‘Shy Radicals is funny and bitter and idealist. But it also contains a lot of material that is shocking and serious; highlighting in particular the levels of suicide among young men. Hamja describes the book as based on ‘a life-time of resentment’; this is palpable throughout the pages and will strike a chord with many readers. Anyone who hates nights out or false bonhomie, or has ever been excluded from a popular group and felt the dual emotion of despising that group and everything it stands for, while at the same time wanting to belong somewhere, will easily identify with the sentiments behind Shy Radicals.’ – Nicki Jameson, Fight Racism, Fight Imperialism
‘Ahsan’s work is a sublime work of cultural criticism… Every chapter, every page, every sentence resonated with me.’ – Partly Robot autism blog.
‘Best book in an age! Can I buy my one way ticket to Aspergistan?’ – Rowena Harris, artist
Shy Radicals author Hamja Ahsan is an artist, curator and activist based in London. He is the Free Talha Ahsan campaign organiser. He has presented art projects at Tate Modern, Gwangju Biennale, Shaanakht festival Pakistan and Shlipa Academy, Bangladesh. He co-founded DIY Cultures Festival in 2013.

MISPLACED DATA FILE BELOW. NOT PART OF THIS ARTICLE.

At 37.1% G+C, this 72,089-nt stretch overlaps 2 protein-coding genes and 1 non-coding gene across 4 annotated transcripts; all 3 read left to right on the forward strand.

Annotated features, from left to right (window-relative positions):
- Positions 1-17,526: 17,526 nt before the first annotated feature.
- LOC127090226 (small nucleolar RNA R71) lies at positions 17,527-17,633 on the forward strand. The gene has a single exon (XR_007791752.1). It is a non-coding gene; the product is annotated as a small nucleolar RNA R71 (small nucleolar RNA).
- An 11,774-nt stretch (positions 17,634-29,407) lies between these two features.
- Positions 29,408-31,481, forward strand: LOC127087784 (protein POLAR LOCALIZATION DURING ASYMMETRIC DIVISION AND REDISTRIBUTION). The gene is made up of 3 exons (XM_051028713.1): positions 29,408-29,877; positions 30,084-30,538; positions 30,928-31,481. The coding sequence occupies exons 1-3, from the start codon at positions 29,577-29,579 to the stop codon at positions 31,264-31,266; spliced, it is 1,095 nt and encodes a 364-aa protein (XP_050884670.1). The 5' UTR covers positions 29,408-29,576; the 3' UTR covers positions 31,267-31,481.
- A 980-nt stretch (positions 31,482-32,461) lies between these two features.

Common Objectives is a series of quick-fire, rapid-response projects from artist/writer collectives or individual art practices engaged with emerging political struggles, rejecting the idea of culture as a playground for the elite, engaging in the potent mix of free discourse, solidarity and the production of new desires and prepared to break open old worlds, either in the virtual space of communication and networks, or in the concrete world of action, discourse and distribution. Other projects in the series include: After The Night by Everyone Agrees; Bad Feelings by Arts Against Cuts; Counsel of Spent by Inventory; Even the Dead Rise Up by Francis McKee; Move…ment, a new issue of the journal …ment, edited by Federica Bueti; The Night by Michèle Bernstein, translated by Clodagh Kinsella and edited by Everyone Agrees; and Pre-enactments by Victoria Halford and Steve Beard.